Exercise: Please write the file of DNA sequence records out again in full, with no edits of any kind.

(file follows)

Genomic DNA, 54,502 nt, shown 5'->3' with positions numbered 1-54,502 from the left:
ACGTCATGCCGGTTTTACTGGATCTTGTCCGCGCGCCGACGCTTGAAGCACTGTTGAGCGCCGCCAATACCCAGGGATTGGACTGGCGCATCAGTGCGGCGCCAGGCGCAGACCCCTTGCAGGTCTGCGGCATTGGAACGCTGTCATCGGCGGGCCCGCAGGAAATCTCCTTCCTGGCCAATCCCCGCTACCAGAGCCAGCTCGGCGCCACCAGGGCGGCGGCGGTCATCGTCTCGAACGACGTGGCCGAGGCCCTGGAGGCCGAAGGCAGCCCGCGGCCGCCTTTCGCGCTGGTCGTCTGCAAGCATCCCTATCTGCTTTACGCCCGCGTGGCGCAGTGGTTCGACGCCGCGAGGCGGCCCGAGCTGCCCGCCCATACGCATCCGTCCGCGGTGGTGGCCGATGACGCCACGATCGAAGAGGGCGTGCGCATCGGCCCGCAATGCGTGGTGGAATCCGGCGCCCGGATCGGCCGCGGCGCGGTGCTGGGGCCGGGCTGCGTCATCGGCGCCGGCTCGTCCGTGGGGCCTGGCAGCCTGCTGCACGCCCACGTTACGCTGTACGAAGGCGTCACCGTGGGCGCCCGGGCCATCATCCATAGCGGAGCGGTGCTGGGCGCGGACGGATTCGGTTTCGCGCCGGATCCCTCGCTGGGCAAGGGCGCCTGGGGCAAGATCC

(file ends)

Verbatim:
Genomic DNA, 54,502 nt, shown 5'->3' with positions numbered 1-54,502 from the left:
ACGTCATGCCGGTTTTACTGGATCTTGTCCGCGCGCCGACGCTTGAAGCACTGTTGAGCGCCGCCAATACCCAGGGATTGGACTGGCGCATCAGTGCGGCGCCAGGCGCAGACCCCTTGCAGGTCTGCGGCATTGGAACGCTGTCATCGGCGGGCCCGCAGGAAATCTCCTTCCTGGCCAATCCCCGCTACCAGAGCCAGCTCGGCGCCACCAGGGCGGCGGCGGTCATCGTCTCGAACGACGTGGCCGAGGCCCTGGAGGCCGAAGGCAGCCCGCGGCCGCCTTTCGCGCTGGTCGTCTGCAAGCATCCCTATCTGCTTTACGCCCGCGTGGCGCAGTGGTTCGACGCCGCGAGGCGGCCCGAGCTGCCCGCCCATACGCATCCGTCCGCGGTGGTGGCCGATGACGCCACGATCGAAGAGGGCGTGCGCATCGGCCCGCAATGCGTGGTGGAATCCGGCGCCCGGATCGGCCGCGGCGCGGTGCTGGGGCCGGGCTGCGTCATCGGCGCCGGCTCGTCCGTGGGGCCTGGCAGCCTGCTGCACGCCCACGTTACGCTGTACGAAGGCGTCACCGTGGGCGCCCGGGCCATCATCCATAGCGGAGCGGTGCTGGGCGCGGACGGATTCGGTTTCGCGCCGGATCCCTCGCTGGGCAAGGGCGCCTGGGGCAAGATCC